Childcare: The Real Story

Mom and Dad: How Kids Can Get More from Two Working Parents

Why count sheep when you can count your worries? Your child . . . your job . . . your spouse . . . his job . . . your marriage . . . your child . . . your job . . .

Will getting to 50/50 let you sleep carefree? For us, that hasn't happened yet. But we toss and turn much less because we have good company, spouses who are equal players in the parent game. The many couples we've interviewed say the same: "It's worth it-especially for the kids."

The thoughts that keep you up at night start early. On a popular morning show, a parenting guru shakes his head. "You need to be there when your kids get home from school." (Does he mean you?) As you kiss your kids good-bye, you see a flier from the library: "Children's Story Hour: 11 a.m. on Mondays." You've never gone. "Would my daughter enjoy that? What is she missing?" you wonder as you shut the front door.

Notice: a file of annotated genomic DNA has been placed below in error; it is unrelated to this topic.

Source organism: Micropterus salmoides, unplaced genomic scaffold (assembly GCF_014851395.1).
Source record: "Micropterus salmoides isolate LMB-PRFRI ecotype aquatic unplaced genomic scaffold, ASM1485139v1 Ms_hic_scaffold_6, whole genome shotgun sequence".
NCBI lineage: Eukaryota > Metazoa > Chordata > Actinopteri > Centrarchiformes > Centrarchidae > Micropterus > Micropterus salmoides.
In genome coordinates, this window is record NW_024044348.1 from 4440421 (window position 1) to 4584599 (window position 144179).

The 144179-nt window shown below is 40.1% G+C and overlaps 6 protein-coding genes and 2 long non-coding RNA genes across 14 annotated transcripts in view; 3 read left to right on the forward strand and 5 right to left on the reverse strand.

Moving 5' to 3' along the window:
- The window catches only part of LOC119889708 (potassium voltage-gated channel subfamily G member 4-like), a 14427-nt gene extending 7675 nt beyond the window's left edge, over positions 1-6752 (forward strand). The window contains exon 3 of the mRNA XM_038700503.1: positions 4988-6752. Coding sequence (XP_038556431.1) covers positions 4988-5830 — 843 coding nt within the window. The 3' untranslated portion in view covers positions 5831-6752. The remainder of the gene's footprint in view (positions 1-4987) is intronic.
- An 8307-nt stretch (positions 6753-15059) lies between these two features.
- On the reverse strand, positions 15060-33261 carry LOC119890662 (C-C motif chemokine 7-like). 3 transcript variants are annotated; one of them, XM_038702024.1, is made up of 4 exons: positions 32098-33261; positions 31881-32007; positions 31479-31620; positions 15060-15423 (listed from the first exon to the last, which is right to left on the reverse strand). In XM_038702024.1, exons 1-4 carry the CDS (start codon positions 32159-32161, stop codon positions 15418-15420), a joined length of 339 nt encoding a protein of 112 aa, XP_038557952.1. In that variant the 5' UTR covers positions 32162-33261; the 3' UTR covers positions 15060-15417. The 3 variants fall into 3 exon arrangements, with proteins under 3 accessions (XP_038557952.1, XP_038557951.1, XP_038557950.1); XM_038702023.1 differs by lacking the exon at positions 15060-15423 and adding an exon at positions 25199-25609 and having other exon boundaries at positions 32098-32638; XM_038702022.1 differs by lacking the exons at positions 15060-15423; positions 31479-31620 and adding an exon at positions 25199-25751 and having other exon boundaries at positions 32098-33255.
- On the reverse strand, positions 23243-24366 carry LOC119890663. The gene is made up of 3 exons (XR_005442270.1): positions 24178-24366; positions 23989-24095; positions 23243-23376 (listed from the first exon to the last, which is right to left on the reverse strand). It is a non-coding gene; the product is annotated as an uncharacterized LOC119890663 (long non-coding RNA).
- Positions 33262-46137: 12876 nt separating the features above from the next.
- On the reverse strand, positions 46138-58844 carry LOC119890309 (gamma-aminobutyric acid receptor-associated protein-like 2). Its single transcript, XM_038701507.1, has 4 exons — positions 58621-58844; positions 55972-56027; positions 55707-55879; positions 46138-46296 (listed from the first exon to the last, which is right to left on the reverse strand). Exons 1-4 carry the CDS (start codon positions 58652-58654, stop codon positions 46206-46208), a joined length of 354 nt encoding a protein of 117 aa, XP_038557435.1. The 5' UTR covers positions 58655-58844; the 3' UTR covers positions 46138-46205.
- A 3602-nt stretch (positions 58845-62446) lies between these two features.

Midday, there's an e-mail from school. "Your son writes numbers backwards. Please practice at home." How, you wonder, will you wedge that in on weeknights? Your 3 p.m. meeting started forty minutes late and the Little League game is at 5. You said you'd be there and, as your son likes to say, "a promise is a promise." You arrive at 5:45 and the game is in progress. You sit down as your son goes to bat. The ball soars and he runs all the way to third base. He sees you and smiles-but you wonder why every day feels like such a fire drill. What about that guy on TV this morning: Are your kids getting shortchanged? You start calculating how your family could get by on one income (not yours).

Then your husband grabs your hand and whispers: "Don't worry, I got here early. See what a little batting practice will do?" He smiles proudly as your son's foot hits home plate. Yes, your kids sometimes bring store-bought treats for the bake sale. But if you craft family life to give your children what they need . . . does it matter?
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